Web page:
Study Finds No Measurable Benefit to Flu Shots

Posted on September 3, 2008  Comments (3)

Do Flu Shots For The Elderly Save Lives? Just Washing Hands Works Better, Says Study

The widely-held perception that the influenza vaccination reduces overall mortality risk in the elderly does not withstand careful scrutiny, according to researchers in Alberta. The vaccine does confer protection against specific strains of influenza, but its overall benefit appears to have been exaggerated by a number of observational studies that found a very large reduction in all-cause mortality among elderly patients who had been vaccinated.

The study included more than 700 matched elderly subjects, half of whom had taken the vaccine and half of whom had not. After controlling for a wealth of variables that were largely not considered or simply not available in previous studies that reported the mortality benefit, the researchers concluded that any such benefit “if present at all, was very small and statistically non-significant and may simply be a healthy-user artifact that they were unable to identify.”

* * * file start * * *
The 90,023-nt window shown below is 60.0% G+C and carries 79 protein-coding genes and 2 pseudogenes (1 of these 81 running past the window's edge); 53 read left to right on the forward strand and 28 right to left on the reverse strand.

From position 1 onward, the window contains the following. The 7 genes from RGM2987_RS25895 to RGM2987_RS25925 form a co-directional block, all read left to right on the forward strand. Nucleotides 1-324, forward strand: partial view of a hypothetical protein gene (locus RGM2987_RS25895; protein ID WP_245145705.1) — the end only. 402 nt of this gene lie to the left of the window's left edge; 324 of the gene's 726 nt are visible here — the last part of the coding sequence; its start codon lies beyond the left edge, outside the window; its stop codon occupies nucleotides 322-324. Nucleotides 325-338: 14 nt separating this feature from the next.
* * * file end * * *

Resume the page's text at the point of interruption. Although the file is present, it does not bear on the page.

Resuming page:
“Over the last two decades in the United Sates, even while vaccination rates among the elderly have increased from 15 to 65 percent, there has been no commensurate decrease in hospital admissions or all-cause mortality

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3 Responses to “Study Finds No Measurable Benefit to Flu Shots”

  1. James
    September 15th, 2008 @ 8:06 am

    I’m a medical doctor in the UK. I find this type of research pretty hard to swallow.

    In terms of confounding factors there are the following.
    1) Patients with serious diseases are living longer: the life expectancy has increased for the major killers i.e.
    a.) Ischaemic Heart DIsease
    b.) Chornic Obstruyctive pulmonary disease
    c.) Cancer

    The older population is an “iller” population than it was 20 years ago.
    The only way you can look at data like this is via trials in which the reduction in mortality was proven.
    The impact of drugs like “statins” on reducing the mortality form a heart attack is a classic example. If a patient survives this heart attack, they’re much more likely die from pneumonia than a “fit and well” patient of the same age.

    The only way a drug can get to market and be licensed is if it actually reduces mortality and morbidity.

    This is one of the most difficult facts I try to convey to my students: the influence of these confounding factors. Check out some free questions on public health and epidemiology on my website for a bit more of an insight on how things may not be what they seem!


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